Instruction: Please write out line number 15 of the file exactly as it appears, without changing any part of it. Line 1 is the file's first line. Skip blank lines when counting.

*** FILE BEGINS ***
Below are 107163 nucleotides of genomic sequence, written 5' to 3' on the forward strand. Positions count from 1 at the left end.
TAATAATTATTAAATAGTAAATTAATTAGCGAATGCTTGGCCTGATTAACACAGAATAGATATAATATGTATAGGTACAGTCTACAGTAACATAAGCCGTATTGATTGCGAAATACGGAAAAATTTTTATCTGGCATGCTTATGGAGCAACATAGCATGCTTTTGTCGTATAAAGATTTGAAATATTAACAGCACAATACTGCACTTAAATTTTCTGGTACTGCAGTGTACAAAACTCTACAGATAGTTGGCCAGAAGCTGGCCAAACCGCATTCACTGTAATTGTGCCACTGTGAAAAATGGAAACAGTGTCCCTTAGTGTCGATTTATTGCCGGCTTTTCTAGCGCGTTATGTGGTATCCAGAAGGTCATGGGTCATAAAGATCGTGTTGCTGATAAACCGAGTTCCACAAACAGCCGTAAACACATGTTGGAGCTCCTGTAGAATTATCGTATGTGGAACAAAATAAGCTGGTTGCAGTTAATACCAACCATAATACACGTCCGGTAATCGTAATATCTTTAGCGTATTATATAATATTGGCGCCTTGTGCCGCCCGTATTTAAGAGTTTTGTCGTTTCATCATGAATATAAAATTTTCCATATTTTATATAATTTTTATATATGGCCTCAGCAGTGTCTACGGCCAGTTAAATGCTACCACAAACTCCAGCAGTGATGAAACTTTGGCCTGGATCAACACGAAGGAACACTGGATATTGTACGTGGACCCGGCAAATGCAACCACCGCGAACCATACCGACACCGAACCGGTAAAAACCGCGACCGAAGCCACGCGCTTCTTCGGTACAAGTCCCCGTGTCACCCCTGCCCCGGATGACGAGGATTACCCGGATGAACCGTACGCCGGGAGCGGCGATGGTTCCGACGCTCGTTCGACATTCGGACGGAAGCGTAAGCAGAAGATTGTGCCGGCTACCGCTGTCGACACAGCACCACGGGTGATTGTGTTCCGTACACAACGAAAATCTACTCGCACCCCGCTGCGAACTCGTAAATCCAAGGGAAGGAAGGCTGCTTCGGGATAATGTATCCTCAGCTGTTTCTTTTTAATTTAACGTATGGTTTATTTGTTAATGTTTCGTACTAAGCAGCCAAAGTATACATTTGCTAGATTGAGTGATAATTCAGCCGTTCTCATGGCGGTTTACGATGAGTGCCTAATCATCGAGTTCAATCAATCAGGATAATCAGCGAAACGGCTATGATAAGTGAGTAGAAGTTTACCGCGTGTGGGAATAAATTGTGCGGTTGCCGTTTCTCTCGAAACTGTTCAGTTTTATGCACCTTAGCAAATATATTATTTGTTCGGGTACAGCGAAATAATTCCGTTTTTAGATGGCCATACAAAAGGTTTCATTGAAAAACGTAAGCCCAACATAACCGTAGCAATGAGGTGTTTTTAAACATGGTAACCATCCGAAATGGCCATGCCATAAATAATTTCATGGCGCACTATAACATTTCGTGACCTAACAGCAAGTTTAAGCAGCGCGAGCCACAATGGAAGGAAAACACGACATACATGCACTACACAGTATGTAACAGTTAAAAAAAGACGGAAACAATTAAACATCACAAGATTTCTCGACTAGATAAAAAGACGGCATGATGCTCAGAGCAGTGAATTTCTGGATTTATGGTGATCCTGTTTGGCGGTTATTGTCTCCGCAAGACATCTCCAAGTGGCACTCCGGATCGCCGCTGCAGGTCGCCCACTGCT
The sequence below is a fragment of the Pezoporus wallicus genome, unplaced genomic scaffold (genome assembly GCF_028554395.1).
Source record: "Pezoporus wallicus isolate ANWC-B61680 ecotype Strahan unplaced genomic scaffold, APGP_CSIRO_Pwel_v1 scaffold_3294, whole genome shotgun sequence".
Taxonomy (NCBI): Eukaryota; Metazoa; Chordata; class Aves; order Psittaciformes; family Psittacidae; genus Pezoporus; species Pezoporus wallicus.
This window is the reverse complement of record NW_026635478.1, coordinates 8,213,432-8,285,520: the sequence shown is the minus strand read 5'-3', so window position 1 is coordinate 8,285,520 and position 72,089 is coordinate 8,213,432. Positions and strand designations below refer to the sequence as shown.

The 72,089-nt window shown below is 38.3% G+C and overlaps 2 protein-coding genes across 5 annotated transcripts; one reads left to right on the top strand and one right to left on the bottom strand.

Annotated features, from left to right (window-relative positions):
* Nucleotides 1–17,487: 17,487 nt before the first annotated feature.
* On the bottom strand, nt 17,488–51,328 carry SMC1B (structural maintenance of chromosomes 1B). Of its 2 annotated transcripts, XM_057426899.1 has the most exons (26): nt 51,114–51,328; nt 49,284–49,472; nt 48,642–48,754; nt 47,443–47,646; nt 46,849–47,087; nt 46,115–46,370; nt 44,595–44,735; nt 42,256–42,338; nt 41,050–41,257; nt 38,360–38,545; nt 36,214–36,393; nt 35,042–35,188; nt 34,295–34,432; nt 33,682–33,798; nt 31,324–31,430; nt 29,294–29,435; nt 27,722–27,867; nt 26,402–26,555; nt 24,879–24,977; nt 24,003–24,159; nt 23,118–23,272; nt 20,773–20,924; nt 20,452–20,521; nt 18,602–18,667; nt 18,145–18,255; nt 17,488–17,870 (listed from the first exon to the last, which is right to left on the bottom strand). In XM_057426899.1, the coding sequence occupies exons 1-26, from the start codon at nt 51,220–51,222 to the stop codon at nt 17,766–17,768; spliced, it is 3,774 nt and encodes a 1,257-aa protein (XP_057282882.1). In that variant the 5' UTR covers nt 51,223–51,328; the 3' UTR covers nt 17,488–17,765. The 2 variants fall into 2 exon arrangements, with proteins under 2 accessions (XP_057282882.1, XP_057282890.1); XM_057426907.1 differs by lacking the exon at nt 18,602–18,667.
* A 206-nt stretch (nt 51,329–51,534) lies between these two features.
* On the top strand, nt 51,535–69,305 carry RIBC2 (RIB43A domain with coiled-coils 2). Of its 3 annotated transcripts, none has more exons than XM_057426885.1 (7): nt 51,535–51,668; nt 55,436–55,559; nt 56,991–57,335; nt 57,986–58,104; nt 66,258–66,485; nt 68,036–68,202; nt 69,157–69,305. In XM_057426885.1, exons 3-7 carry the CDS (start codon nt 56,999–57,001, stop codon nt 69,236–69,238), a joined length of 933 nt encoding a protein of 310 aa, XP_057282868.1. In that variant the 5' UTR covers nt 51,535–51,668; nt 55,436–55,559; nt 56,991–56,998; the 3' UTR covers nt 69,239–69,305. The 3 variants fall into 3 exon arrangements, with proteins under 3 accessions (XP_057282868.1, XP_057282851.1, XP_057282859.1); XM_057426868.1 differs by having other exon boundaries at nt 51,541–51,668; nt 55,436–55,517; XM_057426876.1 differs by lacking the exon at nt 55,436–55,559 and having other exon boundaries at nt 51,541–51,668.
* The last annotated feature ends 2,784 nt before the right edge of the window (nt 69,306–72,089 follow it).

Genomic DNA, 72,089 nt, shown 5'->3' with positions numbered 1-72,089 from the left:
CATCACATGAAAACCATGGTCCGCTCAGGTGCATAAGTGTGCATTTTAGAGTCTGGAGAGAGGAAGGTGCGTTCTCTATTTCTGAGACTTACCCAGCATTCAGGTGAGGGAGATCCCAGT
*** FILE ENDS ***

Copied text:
CATCACATGAAAACCATGGTCCGCTCAGGTGCATAAGTGTGCATTTTAGAGTCTGGAGAGAGGAAGGTGCGTTCTCTATTTCTGAGACTTACCCAGCATTCAGGTGAGGGAGATCCCAGT